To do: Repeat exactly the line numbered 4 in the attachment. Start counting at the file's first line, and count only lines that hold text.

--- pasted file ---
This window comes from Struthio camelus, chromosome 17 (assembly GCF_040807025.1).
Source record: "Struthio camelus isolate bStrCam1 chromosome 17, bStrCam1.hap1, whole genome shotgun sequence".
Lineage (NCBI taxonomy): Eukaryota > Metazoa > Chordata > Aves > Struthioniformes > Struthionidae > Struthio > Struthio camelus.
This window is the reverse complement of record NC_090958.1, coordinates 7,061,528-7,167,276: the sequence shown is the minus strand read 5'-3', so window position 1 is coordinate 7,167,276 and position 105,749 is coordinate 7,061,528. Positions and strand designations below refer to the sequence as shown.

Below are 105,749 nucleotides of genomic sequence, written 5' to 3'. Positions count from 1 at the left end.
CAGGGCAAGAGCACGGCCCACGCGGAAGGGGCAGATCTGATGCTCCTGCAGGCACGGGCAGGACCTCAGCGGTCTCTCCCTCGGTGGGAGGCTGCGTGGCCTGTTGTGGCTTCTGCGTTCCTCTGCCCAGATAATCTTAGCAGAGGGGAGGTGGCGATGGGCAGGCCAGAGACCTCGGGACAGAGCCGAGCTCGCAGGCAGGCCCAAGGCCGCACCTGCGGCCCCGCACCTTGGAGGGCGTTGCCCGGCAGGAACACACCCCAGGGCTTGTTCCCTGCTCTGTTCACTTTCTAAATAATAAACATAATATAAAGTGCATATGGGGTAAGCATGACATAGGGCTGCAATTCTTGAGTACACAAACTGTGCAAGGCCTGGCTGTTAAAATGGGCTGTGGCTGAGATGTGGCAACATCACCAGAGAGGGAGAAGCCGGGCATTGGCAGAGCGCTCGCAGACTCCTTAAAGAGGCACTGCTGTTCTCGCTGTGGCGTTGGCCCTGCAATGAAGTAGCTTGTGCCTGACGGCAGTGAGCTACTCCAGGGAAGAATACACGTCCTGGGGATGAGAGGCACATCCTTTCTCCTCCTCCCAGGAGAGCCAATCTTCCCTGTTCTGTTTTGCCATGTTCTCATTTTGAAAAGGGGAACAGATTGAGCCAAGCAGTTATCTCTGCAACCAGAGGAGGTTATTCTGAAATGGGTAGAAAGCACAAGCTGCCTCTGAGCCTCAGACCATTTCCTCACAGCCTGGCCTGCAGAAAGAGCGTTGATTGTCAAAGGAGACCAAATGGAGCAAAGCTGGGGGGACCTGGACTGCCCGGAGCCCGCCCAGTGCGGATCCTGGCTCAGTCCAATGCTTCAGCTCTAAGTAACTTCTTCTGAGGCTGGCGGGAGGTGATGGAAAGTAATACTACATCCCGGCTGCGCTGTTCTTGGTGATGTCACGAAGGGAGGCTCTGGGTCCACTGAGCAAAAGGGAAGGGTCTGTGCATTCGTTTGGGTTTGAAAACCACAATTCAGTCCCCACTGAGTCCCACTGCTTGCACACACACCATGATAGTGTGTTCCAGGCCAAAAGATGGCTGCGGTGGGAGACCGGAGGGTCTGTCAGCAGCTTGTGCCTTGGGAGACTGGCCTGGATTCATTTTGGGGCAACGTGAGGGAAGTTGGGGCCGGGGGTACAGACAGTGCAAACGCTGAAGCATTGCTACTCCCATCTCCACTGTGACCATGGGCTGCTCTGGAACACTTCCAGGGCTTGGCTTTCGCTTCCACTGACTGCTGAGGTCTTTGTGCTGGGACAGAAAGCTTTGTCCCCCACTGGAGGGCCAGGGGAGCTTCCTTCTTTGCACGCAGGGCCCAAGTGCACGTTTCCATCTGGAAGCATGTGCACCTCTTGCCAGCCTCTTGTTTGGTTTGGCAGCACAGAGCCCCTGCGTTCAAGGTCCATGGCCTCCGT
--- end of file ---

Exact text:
This window is the reverse complement of record NC_090958.1, coordinates 7,061,528-7,167,276: the sequence shown is the minus strand read 5'-3', so window position 1 is coordinate 7,167,276 and position 105,749 is coordinate 7,061,528. Positions and strand designations below refer to the sequence as shown.